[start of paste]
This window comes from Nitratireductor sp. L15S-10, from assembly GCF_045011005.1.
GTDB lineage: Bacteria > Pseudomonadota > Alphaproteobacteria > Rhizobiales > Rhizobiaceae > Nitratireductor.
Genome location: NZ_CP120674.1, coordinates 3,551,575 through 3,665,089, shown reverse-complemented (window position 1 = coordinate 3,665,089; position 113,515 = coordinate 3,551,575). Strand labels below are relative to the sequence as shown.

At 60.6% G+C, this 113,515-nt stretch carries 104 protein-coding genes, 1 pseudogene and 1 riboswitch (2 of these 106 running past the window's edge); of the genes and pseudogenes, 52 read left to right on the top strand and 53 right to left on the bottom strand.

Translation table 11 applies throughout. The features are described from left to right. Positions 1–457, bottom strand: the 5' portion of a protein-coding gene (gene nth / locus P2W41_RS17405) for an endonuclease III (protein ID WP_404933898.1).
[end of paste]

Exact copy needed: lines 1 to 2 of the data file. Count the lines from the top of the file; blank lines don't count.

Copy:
This window comes from Nitratireductor sp. L15S-10, from assembly GCF_045011005.1.
GTDB lineage: Bacteria > Pseudomonadota > Alphaproteobacteria > Rhizobiales > Rhizobiaceae > Nitratireductor.